Date of Award
Doctor of Philosophy
The purpose of this study was to investigate the relationships between consumer benefits (i.e., utilitarian and hedonic) and consumer satisfaction, loyalty, and word of mouth communication in a retail store branded product context. The independent variables examined were the utilitarian and hedonic consumer benefits associated· with a retail store branded product purchase. The dependent variables in the study included retail store brand satisfaction, attitudinal loyalty, behavioral loyalty (share of purchases), and word of mouth communication. A non-experimental survey research design was used to collect data from a college student sample at a major university in the southeast. The final sample consisted of 276 students. The survey included 34 items that measured the independent and dependent variables, as well as demographic questions. Confirmatory factor analysis (CFA) and structural equation modeling (SEM) were used to evaluate five hypotheses. The overall fit of the final structural equation model was supported by a comparative fit index (CFI) of 0.941. Significant positive relationships were found between retail store brand utilitarian/hedonic consumer benefits and satisfaction, satisfaction and attitudinal loyalty, and attitudinal loyalty and word of mouth communication. Non-significant relationships were found between retail store brand satisfaction and word of mouth communication, and between retail store brand satisfaction and share of purchases.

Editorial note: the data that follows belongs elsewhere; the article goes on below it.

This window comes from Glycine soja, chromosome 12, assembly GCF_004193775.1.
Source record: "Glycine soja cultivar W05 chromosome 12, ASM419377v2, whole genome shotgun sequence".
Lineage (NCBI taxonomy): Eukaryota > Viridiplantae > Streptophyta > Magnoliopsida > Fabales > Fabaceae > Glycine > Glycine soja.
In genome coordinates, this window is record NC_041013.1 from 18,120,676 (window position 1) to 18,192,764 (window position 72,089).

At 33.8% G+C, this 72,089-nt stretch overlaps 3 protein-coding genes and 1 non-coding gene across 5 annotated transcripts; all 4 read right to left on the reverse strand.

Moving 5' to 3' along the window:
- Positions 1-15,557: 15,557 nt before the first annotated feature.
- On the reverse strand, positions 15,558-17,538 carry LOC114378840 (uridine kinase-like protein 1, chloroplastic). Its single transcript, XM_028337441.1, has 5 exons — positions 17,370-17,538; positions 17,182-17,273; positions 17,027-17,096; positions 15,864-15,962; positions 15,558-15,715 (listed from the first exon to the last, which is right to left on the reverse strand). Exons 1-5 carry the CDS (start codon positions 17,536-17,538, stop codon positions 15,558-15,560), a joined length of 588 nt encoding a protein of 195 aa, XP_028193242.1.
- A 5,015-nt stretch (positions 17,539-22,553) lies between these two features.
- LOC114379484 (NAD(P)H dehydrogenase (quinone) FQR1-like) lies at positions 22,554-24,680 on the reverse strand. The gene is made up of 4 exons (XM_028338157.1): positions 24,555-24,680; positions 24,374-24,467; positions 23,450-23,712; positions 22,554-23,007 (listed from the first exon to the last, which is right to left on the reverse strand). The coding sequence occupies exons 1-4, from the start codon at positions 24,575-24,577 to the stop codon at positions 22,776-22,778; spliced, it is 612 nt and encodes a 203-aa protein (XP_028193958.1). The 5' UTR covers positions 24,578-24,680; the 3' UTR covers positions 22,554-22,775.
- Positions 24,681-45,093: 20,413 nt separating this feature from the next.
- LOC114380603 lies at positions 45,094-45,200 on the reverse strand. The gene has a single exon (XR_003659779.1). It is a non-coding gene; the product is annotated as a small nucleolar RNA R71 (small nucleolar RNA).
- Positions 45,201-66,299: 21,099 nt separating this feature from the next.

Carpenter, Jason Matthew, "An examination of the relationships between consumer benefits, satisfaction, and loyalty in the purchase of retail store branded products. " PhD diss., University of Tennessee, 2003.